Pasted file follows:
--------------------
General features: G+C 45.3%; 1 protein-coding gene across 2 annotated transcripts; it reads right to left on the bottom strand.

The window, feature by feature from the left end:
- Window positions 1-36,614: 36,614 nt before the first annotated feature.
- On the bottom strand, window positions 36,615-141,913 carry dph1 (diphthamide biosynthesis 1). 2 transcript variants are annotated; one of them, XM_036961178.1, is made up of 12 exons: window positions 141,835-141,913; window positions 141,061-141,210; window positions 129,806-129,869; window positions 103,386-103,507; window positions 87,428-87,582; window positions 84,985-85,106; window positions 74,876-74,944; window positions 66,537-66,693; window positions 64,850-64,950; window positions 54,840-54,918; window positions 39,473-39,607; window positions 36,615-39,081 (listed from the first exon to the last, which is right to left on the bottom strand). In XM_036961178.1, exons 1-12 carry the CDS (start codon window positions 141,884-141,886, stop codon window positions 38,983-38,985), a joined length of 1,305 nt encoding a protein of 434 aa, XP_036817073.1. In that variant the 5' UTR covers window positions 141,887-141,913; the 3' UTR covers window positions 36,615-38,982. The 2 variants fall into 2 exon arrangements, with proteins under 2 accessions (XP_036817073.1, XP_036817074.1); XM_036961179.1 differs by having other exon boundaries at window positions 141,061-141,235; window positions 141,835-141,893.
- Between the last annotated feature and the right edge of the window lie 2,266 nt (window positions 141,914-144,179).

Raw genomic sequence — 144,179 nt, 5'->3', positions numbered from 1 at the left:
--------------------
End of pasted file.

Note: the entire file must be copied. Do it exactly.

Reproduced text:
General features: G+C 45.3%; 1 protein-coding gene across 2 annotated transcripts; it reads right to left on the bottom strand.

The window, feature by feature from the left end:
- Window positions 1-36,614: 36,614 nt before the first annotated feature.
- On the bottom strand, window positions 36,615-141,913 carry dph1 (diphthamide biosynthesis 1). 2 transcript variants are annotated; one of them, XM_036961178.1, is made up of 12 exons: window positions 141,835-141,913; window positions 141,061-141,210; window positions 129,806-129,869; window positions 103,386-103,507; window positions 87,428-87,582; window positions 84,985-85,106; window positions 74,876-74,944; window positions 66,537-66,693; window positions 64,850-64,950; window positions 54,840-54,918; window positions 39,473-39,607; window positions 36,615-39,081 (listed from the first exon to the last, which is right to left on the bottom strand). In XM_036961178.1, exons 1-12 carry the CDS (start codon window positions 141,884-141,886, stop codon window positions 38,983-38,985), a joined length of 1,305 nt encoding a protein of 434 aa, XP_036817073.1. In that variant the 5' UTR covers window positions 141,887-141,913; the 3' UTR covers window positions 36,615-38,982. The 2 variants fall into 2 exon arrangements, with proteins under 2 accessions (XP_036817073.1, XP_036817074.1); XM_036961179.1 differs by having other exon boundaries at window positions 141,061-141,235; window positions 141,835-141,893.
- Between the last annotated feature and the right edge of the window lie 2,266 nt (window positions 141,914-144,179).

Raw genomic sequence — 144,179 nt, 5'->3', positions numbered from 1 at the left: